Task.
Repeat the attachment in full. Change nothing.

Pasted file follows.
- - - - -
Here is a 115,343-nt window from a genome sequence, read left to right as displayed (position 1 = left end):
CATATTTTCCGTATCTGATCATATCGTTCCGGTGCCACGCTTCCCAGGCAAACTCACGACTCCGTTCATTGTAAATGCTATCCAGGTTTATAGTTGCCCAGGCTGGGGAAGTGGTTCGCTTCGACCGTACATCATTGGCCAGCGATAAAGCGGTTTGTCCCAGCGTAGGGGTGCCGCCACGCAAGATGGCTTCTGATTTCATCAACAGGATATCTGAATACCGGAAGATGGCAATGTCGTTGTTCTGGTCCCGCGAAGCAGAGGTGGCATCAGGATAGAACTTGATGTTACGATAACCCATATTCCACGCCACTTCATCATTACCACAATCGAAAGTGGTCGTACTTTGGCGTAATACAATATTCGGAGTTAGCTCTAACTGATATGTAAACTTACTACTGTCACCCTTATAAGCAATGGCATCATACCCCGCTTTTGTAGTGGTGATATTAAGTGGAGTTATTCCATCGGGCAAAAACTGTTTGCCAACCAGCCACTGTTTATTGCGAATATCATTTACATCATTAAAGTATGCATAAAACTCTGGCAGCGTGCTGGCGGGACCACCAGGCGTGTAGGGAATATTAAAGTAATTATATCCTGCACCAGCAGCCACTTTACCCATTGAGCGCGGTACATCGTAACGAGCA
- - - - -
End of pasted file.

Here is a 115,343-nt window from a genome sequence, read left to right as displayed (position 1 = left end):
CATATTTTCCGTATCTGATCATATCGTTCCGGTGCCACGCTTCCCAGGCAAACTCACGACTCCGTTCATTGTAAATGCTATCCAGGTTTATAGTTGCCCAGGCTGGGGAAGTGGTTCGCTTCGACCGTACATCATTGGCCAGCGATAAAGCGGTTTGTCCCAGCGTAGGGGTGCCGCCACGCAAGATGGCTTCTGATTTCATCAACAGGATATCTGAATACCGGAAGATGGCAATGTCGTTGTTCTGGTCCCGCGAAGCAGAGGTGGCATCAGGATAGAACTTGATGTTACGATAACCCATATTCCACGCCACTTCATCATTACCACAATCGAAAGTGGTCGTACTTTGGCGTAATACAATATTCGGAGTTAGCTCTAACTGATATGTAAACTTACTACTGTCACCCTTATAAGCAATGGCATCATACCCCGCTTTTGTAGTGGTGATATTAAGTGGAGTTATTCCATCGGGCAAAAACTGTTTGCCAACCAGCCACTGTTTATTGCGAATATCATTTACATCATTAAAGTATGCATAAAACTCTGGCAGCGTGCTGGCGGGACCACCAGGCGTGTAGGGAATATTAAAGTAATTATATCCTGCACCAGCAGCCACTTTACCCATTGAGCGCGGTACATCGTAACGAGCA